Investors are to be granted a binding say over executive remuneration in an effort to counteract what the European Commission regards as “harmful” short-termist tendencies by companies.
Unveiling the revised Shareholder Rights Directive, internal markets commissioner Michel Barnier said that the past few years had shown “time and time again” the damaging effects of a short-termist agenda by European companies.
“Today’s proposals will encourage shareholders to engage more with the companies they invest in, and to take a longer-term perspective of their investment.
“To do that,” the commissioner added, “they need to have the rights to exercise proper control over management, including with a binding ‘say on pay’.”
The Commission said its proposals would make it easier for shareholders to exercise their existing rights and, conversely, create better operating conditions for listed companies, improving their competitiveness.
It added that transparency, both by asset owners and asset managers, would be a focus of the Directive, as well as removing hurdles to exercising voting rights across national borders.
The emphasis on the hurdles of cross-border voting was necessitated, according to the Commission, by over 40% of listed companies shares belonging to investors based outside the member state in which the firm was based.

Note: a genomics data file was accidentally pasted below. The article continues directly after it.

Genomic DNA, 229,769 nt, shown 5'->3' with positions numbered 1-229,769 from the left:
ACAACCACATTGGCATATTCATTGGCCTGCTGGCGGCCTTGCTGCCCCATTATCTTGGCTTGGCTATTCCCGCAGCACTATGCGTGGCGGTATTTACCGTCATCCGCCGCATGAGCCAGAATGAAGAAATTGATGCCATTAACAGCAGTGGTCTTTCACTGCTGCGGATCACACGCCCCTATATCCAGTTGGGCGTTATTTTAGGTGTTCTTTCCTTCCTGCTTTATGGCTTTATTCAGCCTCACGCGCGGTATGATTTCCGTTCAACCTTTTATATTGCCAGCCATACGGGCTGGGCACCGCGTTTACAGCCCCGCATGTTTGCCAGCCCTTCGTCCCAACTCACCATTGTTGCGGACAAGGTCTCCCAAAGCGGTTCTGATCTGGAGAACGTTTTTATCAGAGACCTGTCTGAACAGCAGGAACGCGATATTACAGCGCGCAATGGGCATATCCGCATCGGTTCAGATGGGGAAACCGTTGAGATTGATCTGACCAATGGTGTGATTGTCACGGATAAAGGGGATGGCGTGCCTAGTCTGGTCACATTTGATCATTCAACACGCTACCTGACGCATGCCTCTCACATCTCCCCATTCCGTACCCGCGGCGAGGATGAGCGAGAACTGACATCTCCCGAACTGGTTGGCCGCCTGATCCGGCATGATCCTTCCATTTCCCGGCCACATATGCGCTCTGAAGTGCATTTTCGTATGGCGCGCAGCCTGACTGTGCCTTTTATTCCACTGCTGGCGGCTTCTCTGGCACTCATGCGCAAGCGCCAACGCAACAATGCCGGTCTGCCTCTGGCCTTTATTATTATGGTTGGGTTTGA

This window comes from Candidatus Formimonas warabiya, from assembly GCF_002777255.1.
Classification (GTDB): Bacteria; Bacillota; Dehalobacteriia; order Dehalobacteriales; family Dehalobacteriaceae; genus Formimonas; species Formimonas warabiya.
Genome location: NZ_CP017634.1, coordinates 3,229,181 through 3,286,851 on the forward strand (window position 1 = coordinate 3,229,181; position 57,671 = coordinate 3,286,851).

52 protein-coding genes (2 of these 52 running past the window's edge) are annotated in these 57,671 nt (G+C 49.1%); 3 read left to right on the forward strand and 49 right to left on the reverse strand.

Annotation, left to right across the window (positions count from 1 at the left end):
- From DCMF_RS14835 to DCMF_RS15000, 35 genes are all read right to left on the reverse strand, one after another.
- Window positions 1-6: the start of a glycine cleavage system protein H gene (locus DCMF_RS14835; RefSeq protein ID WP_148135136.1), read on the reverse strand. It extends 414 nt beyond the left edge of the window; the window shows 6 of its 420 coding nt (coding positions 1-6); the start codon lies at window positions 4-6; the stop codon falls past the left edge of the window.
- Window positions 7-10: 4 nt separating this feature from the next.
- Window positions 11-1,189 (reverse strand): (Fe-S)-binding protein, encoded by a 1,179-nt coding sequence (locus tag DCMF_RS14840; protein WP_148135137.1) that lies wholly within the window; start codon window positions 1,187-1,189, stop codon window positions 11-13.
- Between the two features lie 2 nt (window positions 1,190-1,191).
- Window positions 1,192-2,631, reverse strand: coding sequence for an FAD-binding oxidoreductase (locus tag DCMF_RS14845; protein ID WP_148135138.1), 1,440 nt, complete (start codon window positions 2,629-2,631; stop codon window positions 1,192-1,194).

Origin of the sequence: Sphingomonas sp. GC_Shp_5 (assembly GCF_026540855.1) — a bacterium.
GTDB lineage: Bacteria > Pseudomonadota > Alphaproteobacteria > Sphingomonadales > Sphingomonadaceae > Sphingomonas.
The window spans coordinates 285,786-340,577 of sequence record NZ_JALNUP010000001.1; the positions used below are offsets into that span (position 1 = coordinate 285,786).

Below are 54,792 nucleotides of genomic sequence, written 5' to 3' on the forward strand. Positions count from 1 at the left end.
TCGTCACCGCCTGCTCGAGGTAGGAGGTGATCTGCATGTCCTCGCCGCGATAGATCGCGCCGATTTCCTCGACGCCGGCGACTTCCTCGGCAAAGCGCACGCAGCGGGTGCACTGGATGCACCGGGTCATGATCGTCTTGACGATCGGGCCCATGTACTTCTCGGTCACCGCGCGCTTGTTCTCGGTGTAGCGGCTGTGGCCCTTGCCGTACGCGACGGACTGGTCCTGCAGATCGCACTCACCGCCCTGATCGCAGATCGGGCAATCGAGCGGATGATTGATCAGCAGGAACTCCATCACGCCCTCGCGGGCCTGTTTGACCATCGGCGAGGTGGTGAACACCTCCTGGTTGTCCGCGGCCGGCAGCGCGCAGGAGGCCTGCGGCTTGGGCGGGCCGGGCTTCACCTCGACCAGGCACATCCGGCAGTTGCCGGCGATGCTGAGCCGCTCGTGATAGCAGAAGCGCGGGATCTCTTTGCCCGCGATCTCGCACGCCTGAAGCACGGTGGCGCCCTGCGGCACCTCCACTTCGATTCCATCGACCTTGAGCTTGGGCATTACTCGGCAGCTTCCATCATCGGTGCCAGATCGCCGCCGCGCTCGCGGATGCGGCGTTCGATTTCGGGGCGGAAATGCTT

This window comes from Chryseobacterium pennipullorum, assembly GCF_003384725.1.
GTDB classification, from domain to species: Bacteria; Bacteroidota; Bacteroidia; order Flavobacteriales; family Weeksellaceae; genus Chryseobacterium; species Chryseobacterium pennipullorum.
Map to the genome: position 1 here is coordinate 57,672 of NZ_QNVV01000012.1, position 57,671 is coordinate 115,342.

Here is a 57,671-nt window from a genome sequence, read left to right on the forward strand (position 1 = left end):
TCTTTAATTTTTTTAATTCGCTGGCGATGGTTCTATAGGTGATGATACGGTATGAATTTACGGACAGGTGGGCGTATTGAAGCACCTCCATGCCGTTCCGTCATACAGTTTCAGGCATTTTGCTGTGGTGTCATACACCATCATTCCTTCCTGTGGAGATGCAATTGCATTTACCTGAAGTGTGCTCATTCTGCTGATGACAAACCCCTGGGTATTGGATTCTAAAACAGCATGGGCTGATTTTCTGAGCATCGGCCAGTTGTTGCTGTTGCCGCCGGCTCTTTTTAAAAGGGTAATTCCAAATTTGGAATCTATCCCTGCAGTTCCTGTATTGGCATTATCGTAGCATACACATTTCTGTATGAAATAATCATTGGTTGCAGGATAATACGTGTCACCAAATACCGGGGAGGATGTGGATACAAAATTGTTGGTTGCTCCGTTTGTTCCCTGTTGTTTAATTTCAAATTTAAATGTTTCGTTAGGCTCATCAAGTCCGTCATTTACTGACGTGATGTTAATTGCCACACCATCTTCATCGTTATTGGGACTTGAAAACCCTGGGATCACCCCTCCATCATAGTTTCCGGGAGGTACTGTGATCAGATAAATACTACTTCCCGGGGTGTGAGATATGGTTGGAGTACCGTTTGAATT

Addressing its proposal for a binding vote on pay, the Commission said that while it would not introduce a cap on executive remuneration, firms would be forced to put the recommendations of the remuneration committee to a binding vote.
However, the policy put to vote would need to include an upper level on pay and “need to explain how it contributes to the long-term interests and sustainability of the company”, the Commission added in a statement.
Additionally, the Directive would also introduce a corporate governance code based on a ‘comply or explain’ model, forcing firms that depart from the code to justify its reasons for doing so.
The UK’s National Association of Pension Funds said it welcomed the idea of a more consistent shareholder rights framework across Europe.
Will Pomroy, policy lead for corporate governance at the association added that its members had a “clear interest” in promoting the longer-term sustainability of its shareholdings and that it was therefore crucial to leave them equipped with sufficient information to challenge them.
“Whilst the objectives of the Directive are positive,” he said, “and greater transparency around activities is beneficial, new disclosure requirements must be practical
“Care needs to be taken to avoid unintentionally tying the hands of investors or creating a tick-box exercise at the expense of encouraging the right behaviours.”